Hsin-Yin Lee, a former associate producer at Worldfocus, is a news editor at the “China Times” in Taipei.
Christmas is in the air, but Japanese salarymen see no reason to celebrate. Recent statistics said the average year-end bonus at major Japanese companies this year plunged by 15.01 percent to 755,628 yen, or around $8,400. It is also the first double-digit decline for winter bonuses and the sharpest year-on-year drop since the records began in 1959.
But even in slow times like this, the market manages to react fast. With personalized campaigns featuring lower prices, greater variety, and– perhaps most important of all– a sense of optimism, retailers in Japan are successfully attracting customers who have limited budgets.
For instance, Prince Hotel in Tokyo recently launched a special offer called “My X’mas.” Unlike traditional campaigns that target couples during the holiday season, the “single youth plan” allows single customers to put aside their daily routine and indulge in a personalized getaway. For $70, customers can enjoy 5-star services, including a Japanese traditional meal and a bonus “Christmas cake for one.”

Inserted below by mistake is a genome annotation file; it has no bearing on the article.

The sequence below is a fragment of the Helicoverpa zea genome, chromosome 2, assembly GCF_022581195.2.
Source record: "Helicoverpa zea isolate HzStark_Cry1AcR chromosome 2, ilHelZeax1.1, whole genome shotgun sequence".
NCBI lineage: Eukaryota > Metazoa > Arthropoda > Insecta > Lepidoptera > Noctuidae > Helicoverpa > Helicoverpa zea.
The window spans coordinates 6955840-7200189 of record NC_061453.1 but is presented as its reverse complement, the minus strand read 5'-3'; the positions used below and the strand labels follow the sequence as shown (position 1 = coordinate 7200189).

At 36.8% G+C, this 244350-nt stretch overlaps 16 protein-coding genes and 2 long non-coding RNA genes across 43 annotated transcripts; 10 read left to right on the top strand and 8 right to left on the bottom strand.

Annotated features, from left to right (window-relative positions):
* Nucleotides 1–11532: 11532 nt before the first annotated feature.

Meanwhile, the fashion business adopts the “sensation” strategy to make their customers feel special. Breath Palette, a new line of boutique toothpastes, has become the recent must-have for Japanese celebrities. With 31 flavors such as L’Espresso, pumpkin pudding, cola, and Indian curry, (and who doesn’t love curry?) each flavor represents a day of the month so customers can change their mood on a daily basis.
For those who are not satisfied with only 31 choices for one product, Hoya recently introduced a digital SLR camera that features a total of 100 colors. Described as “geeky tech gifts for 2009 ” the product immediately became the most eye-catching item on the shelf.
As long as the recession continues, the unconventional campaigns will go on. In fact, psychologists said that such strategy–namely the “lipstick index“– works well in tough times. With the suggestion that lipstick sales go up during bad economic times, the index refers to consumption that helps consumers feel better about themselves when they face a dismal financial outlook.
Decorated by smart businessmen, winter in Japan seems less dull. After all, in the holiday season, what people want is actually quite simple– a way to have themselves a merry little Christmas.